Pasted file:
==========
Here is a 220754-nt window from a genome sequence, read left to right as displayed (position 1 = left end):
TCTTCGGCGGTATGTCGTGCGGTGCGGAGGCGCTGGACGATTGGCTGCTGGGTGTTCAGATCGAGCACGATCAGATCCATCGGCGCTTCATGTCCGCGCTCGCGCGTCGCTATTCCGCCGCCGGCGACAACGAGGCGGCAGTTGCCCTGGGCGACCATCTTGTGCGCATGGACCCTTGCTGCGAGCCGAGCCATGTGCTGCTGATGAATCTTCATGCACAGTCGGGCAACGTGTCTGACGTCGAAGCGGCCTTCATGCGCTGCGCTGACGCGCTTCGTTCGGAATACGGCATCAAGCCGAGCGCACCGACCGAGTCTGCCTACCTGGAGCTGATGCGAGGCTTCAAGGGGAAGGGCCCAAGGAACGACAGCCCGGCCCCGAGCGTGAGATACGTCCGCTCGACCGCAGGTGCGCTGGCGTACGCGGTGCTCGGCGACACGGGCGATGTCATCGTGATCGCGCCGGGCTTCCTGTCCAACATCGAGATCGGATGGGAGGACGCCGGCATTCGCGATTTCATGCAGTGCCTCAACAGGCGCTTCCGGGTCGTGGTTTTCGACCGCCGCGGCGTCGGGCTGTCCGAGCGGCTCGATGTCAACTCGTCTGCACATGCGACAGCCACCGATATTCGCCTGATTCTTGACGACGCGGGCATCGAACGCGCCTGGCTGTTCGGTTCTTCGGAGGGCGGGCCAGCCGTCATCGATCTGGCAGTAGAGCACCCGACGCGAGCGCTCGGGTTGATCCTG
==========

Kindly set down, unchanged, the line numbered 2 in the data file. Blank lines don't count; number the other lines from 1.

TCTTCGGCGGTATGTCGTGCGGTGCGGAGGCGCTGGACGATTGGCTGCTGGGTGTTCAGATCGAGCACGATCAGATCCATCGGCGCTTCATGTCCGCGCTCGCGCGTCGCTATTCCGCCGCCGGCGACAACGAGGCGGCAGTTGCCCTGGGCGACCATCTTGTGCGCATGGACCCTTGCTGCGAGCCGAGCCATGTGCTGCTGATGAATCTTCATGCACAGTCGGGCAACGTGTCTGACGTCGAAGCGGCCTTCATGCGCTGCGCTGACGCGCTTCGTTCGGAATACGGCATCAAGCCGAGCGCACCGACCGAGTCTGCCTACCTGGAGCTGATGCGAGGCTTCAAGGGGAAGGGCCCAAGGAACGACAGCCCGGCCCCGAGCGTGAGATACGTCCGCTCGACCGCAGGTGCGCTGGCGTACGCGGTGCTCGGCGACACGGGCGATGTCATCGTGATCGCGCCGGGCTTCCTGTCCAACATCGAGATCGGATGGGAGGACGCCGGCATTCGCGATTTCATGCAGTGCCTCAACAGGCGCTTCCGGGTCGTGGTTTTCGACCGCCGCGGCGTCGGGCTGTCCGAGCGGCTCGATGTCAACTCGTCTGCACATGCGACAGCCACCGATATTCGCCTGATTCTTGACGACGCGGGCATCGAACGCGCCTGGCTGTTCGGTTCTTCGGAGGGCGGGCCAGCCGTCATCGATCTGGCAGTAGAGCACCCGACGCGAGCGCTCGGGTTGATCCTG